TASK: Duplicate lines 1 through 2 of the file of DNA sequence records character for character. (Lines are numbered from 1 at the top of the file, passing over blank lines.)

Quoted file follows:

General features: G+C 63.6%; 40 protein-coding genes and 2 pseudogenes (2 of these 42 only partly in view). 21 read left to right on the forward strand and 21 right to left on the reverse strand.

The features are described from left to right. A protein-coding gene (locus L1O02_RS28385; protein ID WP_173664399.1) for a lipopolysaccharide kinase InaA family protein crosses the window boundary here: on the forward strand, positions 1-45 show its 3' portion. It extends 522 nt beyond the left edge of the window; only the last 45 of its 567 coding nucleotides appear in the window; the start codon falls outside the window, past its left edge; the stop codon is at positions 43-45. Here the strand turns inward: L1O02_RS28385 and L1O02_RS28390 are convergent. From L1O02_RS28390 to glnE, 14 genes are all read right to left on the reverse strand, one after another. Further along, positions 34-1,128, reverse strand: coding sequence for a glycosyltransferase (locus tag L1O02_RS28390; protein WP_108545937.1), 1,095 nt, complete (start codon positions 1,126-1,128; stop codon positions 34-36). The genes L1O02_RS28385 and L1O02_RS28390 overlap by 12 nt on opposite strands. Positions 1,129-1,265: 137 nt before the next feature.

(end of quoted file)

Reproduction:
General features: G+C 63.6%; 40 protein-coding genes and 2 pseudogenes (2 of these 42 only partly in view). 21 read left to right on the forward strand and 21 right to left on the reverse strand.

The features are described from left to right. A protein-coding gene (locus L1O02_RS28385; protein ID WP_173664399.1) for a lipopolysaccharide kinase InaA family protein crosses the window boundary here: on the forward strand, positions 1-45 show its 3' portion. It extends 522 nt beyond the left edge of the window; only the last 45 of its 567 coding nucleotides appear in the window; the start codon falls outside the window, past its left edge; the stop codon is at positions 43-45. Here the strand turns inward: L1O02_RS28385 and L1O02_RS28390 are convergent. From L1O02_RS28390 to glnE, 14 genes are all read right to left on the reverse strand, one after another. Further along, positions 34-1,128, reverse strand: coding sequence for a glycosyltransferase (locus tag L1O02_RS28390; protein WP_108545937.1), 1,095 nt, complete (start codon positions 1,126-1,128; stop codon positions 34-36). The genes L1O02_RS28385 and L1O02_RS28390 overlap by 12 nt on opposite strands. Positions 1,129-1,265: 137 nt before the next feature.